October Update

As the end of October soon approaches I have found myself surprised at how fast the time has gone by and how quickly the composition of migrants has shifted. The skies here are no longer dominated by the somewhat chaotic, but absolutely beautiful kettles of Swainson’s hawks. They are now filled with the elegant, arctic-breeding rough-legged hawks. Many rough-legged migrants have been taking their time to hover hunt the nearby fields and coulee in hopes of a convenient meal while passing through, showing me a lovely display of their gorgeous plumage as they fan their tails and wings wide as they stay locked in place midair. 

There were a few exciting days earlier this month where the red-tailed hawks took flight in great numbers (many taking their time and frequenting the local fields or perched on poles waiting for the perfect moment to take flight). I hope to still see some more Harlan’s hawks as well; we have seen a fair number, but usually no more than a handful or so in one day.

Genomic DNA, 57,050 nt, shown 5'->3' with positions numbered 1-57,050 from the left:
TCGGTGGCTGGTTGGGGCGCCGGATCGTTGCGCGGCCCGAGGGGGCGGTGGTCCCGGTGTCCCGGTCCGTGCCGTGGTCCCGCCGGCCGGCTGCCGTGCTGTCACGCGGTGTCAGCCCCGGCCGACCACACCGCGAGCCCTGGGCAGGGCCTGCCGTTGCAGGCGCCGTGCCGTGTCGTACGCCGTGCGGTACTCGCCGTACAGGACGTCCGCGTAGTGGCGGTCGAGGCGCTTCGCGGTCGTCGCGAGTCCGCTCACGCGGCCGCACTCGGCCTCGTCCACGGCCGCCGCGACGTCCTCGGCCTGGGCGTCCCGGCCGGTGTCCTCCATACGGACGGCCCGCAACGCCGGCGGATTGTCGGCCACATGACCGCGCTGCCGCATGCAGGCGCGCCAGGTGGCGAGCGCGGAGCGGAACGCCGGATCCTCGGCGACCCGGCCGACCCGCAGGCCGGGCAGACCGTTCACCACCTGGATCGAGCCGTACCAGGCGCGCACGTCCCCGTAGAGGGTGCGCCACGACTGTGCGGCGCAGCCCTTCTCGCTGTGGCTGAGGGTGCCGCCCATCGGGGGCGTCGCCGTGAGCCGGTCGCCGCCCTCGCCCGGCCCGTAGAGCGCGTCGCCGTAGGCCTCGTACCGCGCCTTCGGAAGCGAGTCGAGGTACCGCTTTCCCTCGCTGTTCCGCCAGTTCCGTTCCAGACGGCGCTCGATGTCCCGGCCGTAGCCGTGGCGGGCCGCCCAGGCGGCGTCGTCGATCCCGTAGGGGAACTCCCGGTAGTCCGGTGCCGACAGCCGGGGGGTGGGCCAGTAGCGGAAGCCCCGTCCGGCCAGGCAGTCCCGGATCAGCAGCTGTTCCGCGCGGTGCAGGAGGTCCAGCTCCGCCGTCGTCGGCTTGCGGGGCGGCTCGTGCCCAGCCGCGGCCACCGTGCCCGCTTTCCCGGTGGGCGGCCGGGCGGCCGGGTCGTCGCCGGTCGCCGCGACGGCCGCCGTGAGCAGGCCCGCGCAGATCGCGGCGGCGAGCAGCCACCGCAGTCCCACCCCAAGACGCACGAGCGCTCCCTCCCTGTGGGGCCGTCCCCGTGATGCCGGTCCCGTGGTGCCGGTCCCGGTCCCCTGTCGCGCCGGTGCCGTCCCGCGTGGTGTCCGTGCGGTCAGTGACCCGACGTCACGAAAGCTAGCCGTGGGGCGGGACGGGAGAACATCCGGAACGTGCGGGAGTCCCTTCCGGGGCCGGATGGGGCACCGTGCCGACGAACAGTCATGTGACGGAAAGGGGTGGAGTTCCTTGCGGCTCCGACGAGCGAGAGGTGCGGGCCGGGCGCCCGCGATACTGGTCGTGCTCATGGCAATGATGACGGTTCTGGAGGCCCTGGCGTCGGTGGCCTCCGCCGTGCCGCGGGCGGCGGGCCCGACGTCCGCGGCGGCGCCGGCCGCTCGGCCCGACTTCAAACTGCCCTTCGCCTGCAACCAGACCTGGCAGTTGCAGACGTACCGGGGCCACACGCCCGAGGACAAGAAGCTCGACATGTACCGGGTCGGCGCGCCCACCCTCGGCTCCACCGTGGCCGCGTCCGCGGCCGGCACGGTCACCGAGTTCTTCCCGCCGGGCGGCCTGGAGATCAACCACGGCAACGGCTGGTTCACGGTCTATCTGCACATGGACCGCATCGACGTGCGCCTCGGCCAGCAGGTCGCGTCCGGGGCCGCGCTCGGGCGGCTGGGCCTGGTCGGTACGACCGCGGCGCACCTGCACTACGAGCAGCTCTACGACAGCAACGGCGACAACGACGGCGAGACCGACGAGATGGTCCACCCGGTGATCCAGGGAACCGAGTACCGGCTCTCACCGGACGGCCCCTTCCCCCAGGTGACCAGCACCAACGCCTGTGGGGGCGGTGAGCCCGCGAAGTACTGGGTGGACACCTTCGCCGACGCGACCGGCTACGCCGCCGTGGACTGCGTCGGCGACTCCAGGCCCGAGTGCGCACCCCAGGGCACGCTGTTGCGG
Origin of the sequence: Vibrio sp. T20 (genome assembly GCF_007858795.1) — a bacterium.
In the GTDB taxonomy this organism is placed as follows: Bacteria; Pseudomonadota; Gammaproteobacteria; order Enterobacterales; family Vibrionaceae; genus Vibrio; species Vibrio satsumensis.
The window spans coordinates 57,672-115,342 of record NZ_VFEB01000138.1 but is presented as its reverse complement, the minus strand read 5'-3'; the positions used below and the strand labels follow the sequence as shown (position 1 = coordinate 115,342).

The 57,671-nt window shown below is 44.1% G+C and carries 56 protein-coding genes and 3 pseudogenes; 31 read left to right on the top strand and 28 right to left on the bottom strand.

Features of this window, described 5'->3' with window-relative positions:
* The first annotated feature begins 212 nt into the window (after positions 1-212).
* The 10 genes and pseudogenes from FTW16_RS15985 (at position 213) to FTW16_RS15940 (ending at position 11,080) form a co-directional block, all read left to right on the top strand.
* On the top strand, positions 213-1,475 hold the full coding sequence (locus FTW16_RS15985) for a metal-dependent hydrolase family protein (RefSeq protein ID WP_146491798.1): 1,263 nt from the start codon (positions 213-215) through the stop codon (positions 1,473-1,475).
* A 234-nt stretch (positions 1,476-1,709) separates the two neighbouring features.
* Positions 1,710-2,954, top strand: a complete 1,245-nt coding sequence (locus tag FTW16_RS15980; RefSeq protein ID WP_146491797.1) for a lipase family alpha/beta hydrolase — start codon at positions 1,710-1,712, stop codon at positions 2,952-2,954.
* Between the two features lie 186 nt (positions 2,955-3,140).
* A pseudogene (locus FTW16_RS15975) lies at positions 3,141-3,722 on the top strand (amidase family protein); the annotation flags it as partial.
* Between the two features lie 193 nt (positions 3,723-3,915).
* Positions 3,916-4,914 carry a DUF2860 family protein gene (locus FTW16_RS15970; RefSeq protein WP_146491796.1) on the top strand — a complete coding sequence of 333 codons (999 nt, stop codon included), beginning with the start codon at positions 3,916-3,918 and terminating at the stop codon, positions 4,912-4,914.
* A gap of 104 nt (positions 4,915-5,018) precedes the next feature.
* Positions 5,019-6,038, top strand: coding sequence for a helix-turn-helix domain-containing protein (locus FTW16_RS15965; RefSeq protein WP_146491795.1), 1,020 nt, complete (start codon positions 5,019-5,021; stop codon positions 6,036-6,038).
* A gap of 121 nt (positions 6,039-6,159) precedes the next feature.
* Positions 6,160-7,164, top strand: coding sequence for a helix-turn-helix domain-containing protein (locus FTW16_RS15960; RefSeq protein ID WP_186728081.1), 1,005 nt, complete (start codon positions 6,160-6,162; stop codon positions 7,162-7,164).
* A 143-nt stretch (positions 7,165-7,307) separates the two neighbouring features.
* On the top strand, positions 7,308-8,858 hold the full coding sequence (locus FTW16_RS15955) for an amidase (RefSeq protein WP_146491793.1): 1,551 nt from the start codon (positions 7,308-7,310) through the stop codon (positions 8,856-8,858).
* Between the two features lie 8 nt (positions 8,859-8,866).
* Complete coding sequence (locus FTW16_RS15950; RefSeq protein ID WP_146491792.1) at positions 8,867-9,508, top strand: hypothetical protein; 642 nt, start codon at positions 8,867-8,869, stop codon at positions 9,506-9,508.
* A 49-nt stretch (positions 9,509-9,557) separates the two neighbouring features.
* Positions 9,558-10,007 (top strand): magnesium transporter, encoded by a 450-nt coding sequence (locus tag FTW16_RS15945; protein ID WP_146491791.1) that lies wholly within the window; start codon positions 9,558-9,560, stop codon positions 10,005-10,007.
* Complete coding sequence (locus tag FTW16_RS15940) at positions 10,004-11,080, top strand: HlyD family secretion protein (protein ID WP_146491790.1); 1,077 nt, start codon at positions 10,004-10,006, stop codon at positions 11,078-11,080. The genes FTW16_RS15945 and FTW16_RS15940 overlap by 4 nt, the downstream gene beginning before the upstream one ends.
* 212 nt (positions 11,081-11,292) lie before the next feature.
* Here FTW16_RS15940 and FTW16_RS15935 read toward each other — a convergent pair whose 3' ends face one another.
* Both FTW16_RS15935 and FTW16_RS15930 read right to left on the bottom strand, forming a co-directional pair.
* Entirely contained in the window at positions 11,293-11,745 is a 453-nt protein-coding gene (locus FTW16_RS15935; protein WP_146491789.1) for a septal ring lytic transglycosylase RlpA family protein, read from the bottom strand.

It was interesting seeing the waterfowl start making their way south as well. The tundra swan and sandhill cranes have been some of my favorites to learn with their unique bugles and calls that can be unmistakably recognized in the distance and overhead.

I’ve had a small sample of the charismatic winds and chilly temperatures of Cut Bank. I know they are nowhere near a Montana winter yet, but definitely a good enough taste for a Virginian that loves the heat. I experienced my first snow in October which did not stay for too long in Cut Bank, but has kept the mountains in Glacier with a beautiful snow-cladded appearance.

I am looking forward to what the last week or two has in store for the migrants!

September Update

The first month of counting hawks and living in Cut Bank, MT is coming to a close with at least a hundred new experiences and hopefully many more to come. Raptor identification has been a great skill and process that I feel myself becoming more comfortable with every single day, all thanks to the great mentors and birders that have passed along knowledge, skills, and experiences here in Cut Bank.